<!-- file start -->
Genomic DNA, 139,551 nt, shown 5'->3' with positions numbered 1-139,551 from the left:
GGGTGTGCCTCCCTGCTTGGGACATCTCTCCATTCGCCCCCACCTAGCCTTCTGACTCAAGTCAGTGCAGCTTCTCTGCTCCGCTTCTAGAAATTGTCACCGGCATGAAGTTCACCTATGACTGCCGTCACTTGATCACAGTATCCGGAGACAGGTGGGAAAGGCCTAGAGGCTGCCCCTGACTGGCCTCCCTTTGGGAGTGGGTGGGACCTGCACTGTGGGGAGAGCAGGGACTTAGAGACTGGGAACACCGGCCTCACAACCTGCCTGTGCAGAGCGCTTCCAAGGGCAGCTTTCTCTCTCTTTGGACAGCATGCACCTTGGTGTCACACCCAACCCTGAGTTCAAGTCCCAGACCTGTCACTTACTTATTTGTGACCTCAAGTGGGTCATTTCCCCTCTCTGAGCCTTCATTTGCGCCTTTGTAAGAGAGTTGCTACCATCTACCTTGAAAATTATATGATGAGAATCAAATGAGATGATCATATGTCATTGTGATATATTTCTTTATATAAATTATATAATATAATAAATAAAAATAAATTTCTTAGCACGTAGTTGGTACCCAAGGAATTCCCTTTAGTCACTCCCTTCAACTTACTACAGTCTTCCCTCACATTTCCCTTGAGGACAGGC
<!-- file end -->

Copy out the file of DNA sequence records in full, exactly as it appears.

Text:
Genomic DNA, 139,551 nt, shown 5'->3' with positions numbered 1-139,551 from the left:
GGGTGTGCCTCCCTGCTTGGGACATCTCTCCATTCGCCCCCACCTAGCCTTCTGACTCAAGTCAGTGCAGCTTCTCTGCTCCGCTTCTAGAAATTGTCACCGGCATGAAGTTCACCTATGACTGCCGTCACTTGATCACAGTATCCGGAGACAGGTGGGAAAGGCCTAGAGGCTGCCCCTGACTGGCCTCCCTTTGGGAGTGGGTGGGACCTGCACTGTGGGGAGAGCAGGGACTTAGAGACTGGGAACACCGGCCTCACAACCTGCCTGTGCAGAGCGCTTCCAAGGGCAGCTTTCTCTCTCTTTGGACAGCATGCACCTTGGTGTCACACCCAACCCTGAGTTCAAGTCCCAGACCTGTCACTTACTTATTTGTGACCTCAAGTGGGTCATTTCCCCTCTCTGAGCCTTCATTTGCGCCTTTGTAAGAGAGTTGCTACCATCTACCTTGAAAATTATATGATGAGAATCAAATGAGATGATCATATGTCATTGTGATATATTTCTTTATATAAATTATATAATATAATAAATAAAAATAAATTTCTTAGCACGTAGTTGGTACCCAAGGAATTCCCTTTAGTCACTCCCTTCAACTTACTACAGTCTTCCCTCACATTTCCCTTGAGGACAGGC